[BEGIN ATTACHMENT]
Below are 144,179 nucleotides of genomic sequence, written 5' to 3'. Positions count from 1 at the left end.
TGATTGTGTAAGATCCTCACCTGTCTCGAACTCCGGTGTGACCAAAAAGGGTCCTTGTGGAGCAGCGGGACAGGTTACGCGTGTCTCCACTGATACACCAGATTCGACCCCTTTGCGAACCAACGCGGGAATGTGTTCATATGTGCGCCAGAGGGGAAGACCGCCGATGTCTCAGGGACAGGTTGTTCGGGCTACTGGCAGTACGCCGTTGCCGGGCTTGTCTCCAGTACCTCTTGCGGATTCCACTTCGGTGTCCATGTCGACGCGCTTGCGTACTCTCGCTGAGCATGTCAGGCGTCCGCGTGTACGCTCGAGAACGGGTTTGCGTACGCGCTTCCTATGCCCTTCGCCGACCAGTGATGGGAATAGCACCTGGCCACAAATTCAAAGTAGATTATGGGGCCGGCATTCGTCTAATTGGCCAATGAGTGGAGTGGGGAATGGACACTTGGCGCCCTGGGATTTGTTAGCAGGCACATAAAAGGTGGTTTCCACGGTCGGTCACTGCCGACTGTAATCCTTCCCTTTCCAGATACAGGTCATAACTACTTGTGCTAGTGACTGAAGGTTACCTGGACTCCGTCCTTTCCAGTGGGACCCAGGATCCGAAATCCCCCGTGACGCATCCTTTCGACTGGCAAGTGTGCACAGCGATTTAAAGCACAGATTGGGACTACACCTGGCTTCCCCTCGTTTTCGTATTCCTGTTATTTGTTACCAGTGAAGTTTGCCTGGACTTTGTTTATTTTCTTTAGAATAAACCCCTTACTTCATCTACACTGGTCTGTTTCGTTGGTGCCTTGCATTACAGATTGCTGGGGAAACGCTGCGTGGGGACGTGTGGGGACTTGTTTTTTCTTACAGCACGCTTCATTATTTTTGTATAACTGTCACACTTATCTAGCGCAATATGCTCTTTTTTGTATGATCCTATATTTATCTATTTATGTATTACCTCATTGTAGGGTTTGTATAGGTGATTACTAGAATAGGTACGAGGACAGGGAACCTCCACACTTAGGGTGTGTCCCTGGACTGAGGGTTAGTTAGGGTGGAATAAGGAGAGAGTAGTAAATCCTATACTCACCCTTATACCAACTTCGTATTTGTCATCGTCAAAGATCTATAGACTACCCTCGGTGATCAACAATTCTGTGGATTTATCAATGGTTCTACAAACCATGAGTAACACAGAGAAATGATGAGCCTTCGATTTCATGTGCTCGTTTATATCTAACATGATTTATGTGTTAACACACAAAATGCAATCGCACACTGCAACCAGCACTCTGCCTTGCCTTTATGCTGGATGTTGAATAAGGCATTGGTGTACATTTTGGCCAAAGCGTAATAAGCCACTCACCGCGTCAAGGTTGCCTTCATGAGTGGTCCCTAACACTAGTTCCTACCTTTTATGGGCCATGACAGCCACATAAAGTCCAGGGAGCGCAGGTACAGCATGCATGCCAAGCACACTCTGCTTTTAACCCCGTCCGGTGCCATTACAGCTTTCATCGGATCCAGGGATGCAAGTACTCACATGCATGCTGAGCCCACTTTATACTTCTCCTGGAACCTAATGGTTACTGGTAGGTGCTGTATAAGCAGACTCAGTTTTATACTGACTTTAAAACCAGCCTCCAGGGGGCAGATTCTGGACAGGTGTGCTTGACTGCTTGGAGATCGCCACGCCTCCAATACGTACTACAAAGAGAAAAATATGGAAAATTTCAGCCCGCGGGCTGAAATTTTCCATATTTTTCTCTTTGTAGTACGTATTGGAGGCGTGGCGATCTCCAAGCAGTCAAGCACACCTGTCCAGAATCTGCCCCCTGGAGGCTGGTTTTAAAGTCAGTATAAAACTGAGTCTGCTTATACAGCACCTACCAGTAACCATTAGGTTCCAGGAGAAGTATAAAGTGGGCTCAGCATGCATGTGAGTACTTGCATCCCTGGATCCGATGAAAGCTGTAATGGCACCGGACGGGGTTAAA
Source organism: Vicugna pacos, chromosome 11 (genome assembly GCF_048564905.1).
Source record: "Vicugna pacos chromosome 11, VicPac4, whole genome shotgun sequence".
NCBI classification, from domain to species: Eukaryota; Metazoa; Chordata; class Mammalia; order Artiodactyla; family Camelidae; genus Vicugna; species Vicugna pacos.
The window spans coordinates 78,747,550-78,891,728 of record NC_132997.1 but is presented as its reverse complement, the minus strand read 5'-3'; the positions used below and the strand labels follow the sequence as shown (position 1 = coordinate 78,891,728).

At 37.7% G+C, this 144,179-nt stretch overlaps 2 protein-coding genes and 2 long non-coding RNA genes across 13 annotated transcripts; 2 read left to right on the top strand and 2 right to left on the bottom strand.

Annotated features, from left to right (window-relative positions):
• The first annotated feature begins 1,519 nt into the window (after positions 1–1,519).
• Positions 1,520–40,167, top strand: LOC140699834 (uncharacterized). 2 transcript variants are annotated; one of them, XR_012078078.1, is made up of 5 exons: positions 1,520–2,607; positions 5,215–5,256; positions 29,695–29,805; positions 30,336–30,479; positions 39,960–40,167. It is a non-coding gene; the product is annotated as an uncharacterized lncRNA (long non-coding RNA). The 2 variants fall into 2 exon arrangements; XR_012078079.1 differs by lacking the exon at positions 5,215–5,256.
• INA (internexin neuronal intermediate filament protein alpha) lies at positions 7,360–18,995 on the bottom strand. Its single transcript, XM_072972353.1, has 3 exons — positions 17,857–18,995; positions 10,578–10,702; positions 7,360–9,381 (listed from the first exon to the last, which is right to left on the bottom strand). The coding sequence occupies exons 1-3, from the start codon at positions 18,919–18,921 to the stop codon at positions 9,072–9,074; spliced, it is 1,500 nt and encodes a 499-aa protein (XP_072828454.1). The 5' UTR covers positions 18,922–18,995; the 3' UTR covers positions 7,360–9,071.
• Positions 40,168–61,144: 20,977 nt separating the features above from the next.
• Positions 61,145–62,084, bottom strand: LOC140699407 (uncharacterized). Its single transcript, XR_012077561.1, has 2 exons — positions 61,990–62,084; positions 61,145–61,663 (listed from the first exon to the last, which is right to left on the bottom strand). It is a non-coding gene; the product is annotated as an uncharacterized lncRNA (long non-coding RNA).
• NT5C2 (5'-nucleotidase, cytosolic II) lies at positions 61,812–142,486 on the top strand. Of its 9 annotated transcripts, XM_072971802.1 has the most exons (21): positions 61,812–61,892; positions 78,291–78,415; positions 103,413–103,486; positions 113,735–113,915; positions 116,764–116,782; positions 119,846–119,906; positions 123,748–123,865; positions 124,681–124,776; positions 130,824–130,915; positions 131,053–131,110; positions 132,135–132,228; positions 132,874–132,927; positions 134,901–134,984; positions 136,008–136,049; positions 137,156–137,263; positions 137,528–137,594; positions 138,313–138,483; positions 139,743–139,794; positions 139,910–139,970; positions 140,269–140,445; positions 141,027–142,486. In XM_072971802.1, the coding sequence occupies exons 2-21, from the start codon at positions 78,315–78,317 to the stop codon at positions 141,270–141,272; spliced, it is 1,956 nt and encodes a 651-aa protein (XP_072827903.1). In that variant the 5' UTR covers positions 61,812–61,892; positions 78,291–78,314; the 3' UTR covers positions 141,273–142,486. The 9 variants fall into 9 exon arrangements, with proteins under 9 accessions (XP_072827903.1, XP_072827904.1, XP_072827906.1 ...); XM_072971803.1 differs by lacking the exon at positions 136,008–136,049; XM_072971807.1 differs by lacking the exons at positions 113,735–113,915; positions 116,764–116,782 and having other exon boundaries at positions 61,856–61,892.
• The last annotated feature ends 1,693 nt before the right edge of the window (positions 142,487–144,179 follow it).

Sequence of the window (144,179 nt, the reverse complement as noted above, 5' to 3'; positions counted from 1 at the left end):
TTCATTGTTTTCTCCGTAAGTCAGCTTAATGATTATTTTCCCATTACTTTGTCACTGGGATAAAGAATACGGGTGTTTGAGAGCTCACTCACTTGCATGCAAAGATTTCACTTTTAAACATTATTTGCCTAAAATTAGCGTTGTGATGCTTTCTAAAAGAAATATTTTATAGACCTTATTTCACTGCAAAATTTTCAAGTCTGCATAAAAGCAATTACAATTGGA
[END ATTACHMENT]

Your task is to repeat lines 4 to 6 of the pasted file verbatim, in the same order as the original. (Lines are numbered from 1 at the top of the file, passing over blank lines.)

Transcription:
Source record: "Vicugna pacos chromosome 11, VicPac4, whole genome shotgun sequence".
NCBI classification, from domain to species: Eukaryota; Metazoa; Chordata; class Mammalia; order Artiodactyla; family Camelidae; genus Vicugna; species Vicugna pacos.
The window spans coordinates 78,747,550-78,891,728 of record NC_132997.1 but is presented as its reverse complement, the minus strand read 5'-3'; the positions used below and the strand labels follow the sequence as shown (position 1 = coordinate 78,891,728).